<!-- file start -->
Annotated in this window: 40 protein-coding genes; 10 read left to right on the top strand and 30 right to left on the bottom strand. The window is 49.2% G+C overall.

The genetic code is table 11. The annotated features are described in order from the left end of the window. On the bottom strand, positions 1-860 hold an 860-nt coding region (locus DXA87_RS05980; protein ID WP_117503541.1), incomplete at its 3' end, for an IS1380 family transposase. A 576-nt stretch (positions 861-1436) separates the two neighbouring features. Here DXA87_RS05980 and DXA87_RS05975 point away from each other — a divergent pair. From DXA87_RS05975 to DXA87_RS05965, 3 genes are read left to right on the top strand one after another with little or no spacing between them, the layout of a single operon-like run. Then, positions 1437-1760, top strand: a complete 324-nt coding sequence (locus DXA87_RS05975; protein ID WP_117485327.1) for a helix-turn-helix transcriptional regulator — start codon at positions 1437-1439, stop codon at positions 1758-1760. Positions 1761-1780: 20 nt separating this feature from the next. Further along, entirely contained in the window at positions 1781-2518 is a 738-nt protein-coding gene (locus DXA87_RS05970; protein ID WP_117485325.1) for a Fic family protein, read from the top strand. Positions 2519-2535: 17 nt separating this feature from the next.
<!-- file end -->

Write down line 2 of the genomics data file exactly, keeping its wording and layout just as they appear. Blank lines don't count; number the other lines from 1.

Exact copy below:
The genetic code is table 11. The annotated features are described in order from the left end of the window. On the bottom strand, positions 1-860 hold an 860-nt coding region (locus DXA87_RS05980; protein ID WP_117503541.1), incomplete at its 3' end, for an IS1380 family transposase. A 576-nt stretch (positions 861-1436) separates the two neighbouring features. Here DXA87_RS05980 and DXA87_RS05975 point away from each other — a divergent pair. From DXA87_RS05975 to DXA87_RS05965, 3 genes are read left to right on the top strand one after another with little or no spacing between them, the layout of a single operon-like run. Then, positions 1437-1760, top strand: a complete 324-nt coding sequence (locus DXA87_RS05975; protein ID WP_117485327.1) for a helix-turn-helix transcriptional regulator — start codon at positions 1437-1439, stop codon at positions 1758-1760. Positions 1761-1780: 20 nt separating this feature from the next. Further along, entirely contained in the window at positions 1781-2518 is a 738-nt protein-coding gene (locus DXA87_RS05970; protein ID WP_117485325.1) for a Fic family protein, read from the top strand. Positions 2519-2535: 17 nt separating this feature from the next.